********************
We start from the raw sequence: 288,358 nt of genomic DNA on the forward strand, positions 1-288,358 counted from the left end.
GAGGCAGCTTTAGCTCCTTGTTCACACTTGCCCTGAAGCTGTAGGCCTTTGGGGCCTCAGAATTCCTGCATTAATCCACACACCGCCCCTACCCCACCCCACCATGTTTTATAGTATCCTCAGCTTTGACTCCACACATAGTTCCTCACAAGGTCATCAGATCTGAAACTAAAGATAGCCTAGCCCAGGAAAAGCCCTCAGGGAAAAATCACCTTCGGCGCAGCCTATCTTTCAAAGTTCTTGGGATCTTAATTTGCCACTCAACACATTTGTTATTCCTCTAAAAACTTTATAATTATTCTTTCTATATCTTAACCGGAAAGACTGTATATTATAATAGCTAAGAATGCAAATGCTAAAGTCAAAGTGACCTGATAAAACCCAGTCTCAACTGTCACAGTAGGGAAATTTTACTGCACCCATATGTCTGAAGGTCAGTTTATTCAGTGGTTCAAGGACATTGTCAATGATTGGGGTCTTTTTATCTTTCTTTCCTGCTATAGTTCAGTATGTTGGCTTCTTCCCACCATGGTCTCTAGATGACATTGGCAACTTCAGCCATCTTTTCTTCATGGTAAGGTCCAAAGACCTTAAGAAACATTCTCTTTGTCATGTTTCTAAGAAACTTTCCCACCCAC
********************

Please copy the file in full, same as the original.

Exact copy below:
We start from the raw sequence: 288,358 nt of genomic DNA on the forward strand, positions 1-288,358 counted from the left end.
GAGGCAGCTTTAGCTCCTTGTTCACACTTGCCCTGAAGCTGTAGGCCTTTGGGGCCTCAGAATTCCTGCATTAATCCACACACCGCCCCTACCCCACCCCACCATGTTTTATAGTATCCTCAGCTTTGACTCCACACATAGTTCCTCACAAGGTCATCAGATCTGAAACTAAAGATAGCCTAGCCCAGGAAAAGCCCTCAGGGAAAAATCACCTTCGGCGCAGCCTATCTTTCAAAGTTCTTGGGATCTTAATTTGCCACTCAACACATTTGTTATTCCTCTAAAAACTTTATAATTATTCTTTCTATATCTTAACCGGAAAGACTGTATATTATAATAGCTAAGAATGCAAATGCTAAAGTCAAAGTGACCTGATAAAACCCAGTCTCAACTGTCACAGTAGGGAAATTTTACTGCACCCATATGTCTGAAGGTCAGTTTATTCAGTGGTTCAAGGACATTGTCAATGATTGGGGTCTTTTTATCTTTCTTTCCTGCTATAGTTCAGTATGTTGGCTTCTTCCCACCATGGTCTCTAGATGACATTGGCAACTTCAGCCATCTTTTCTTCATGGTAAGGTCCAAAGACCTTAAGAAACATTCTCTTTGTCATGTTTCTAAGAAACTTTCCCACCCAC